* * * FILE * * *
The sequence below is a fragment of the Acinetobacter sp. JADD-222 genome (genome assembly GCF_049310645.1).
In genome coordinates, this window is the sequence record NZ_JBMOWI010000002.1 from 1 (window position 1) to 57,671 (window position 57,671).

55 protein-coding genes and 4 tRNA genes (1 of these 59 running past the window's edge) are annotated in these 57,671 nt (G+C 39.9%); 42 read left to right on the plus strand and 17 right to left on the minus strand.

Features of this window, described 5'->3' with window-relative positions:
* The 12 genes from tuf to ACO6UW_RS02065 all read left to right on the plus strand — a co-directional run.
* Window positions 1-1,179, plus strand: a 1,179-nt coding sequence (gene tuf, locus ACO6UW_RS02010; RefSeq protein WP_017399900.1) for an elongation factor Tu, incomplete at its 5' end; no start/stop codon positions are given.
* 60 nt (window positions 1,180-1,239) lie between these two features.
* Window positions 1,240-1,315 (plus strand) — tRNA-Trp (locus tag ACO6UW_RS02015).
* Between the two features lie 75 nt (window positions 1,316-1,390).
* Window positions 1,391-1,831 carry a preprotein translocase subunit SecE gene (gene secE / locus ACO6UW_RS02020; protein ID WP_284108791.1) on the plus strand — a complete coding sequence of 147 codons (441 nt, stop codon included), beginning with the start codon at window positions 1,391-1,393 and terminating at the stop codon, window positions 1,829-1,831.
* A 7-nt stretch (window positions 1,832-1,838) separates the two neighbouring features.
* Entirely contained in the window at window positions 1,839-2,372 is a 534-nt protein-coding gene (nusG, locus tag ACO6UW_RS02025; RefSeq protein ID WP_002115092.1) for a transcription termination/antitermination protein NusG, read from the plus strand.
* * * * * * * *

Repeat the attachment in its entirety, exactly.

The sequence below is a fragment of the Acinetobacter sp. JADD-222 genome (genome assembly GCF_049310645.1).
In genome coordinates, this window is the sequence record NZ_JBMOWI010000002.1 from 1 (window position 1) to 57,671 (window position 57,671).

55 protein-coding genes and 4 tRNA genes (1 of these 59 running past the window's edge) are annotated in these 57,671 nt (G+C 39.9%); 42 read left to right on the plus strand and 17 right to left on the minus strand.

Features of this window, described 5'->3' with window-relative positions:
* The 12 genes from tuf to ACO6UW_RS02065 all read left to right on the plus strand — a co-directional run.
* Window positions 1-1,179, plus strand: a 1,179-nt coding sequence (gene tuf, locus ACO6UW_RS02010; RefSeq protein WP_017399900.1) for an elongation factor Tu, incomplete at its 5' end; no start/stop codon positions are given.
* 60 nt (window positions 1,180-1,239) lie between these two features.
* Window positions 1,240-1,315 (plus strand) — tRNA-Trp (locus tag ACO6UW_RS02015).
* Between the two features lie 75 nt (window positions 1,316-1,390).
* Window positions 1,391-1,831 carry a preprotein translocase subunit SecE gene (gene secE / locus ACO6UW_RS02020; protein ID WP_284108791.1) on the plus strand — a complete coding sequence of 147 codons (441 nt, stop codon included), beginning with the start codon at window positions 1,391-1,393 and terminating at the stop codon, window positions 1,829-1,831.
* A 7-nt stretch (window positions 1,832-1,838) separates the two neighbouring features.
* Entirely contained in the window at window positions 1,839-2,372 is a 534-nt protein-coding gene (nusG, locus tag ACO6UW_RS02025; RefSeq protein ID WP_002115092.1) for a transcription termination/antitermination protein NusG, read from the plus strand.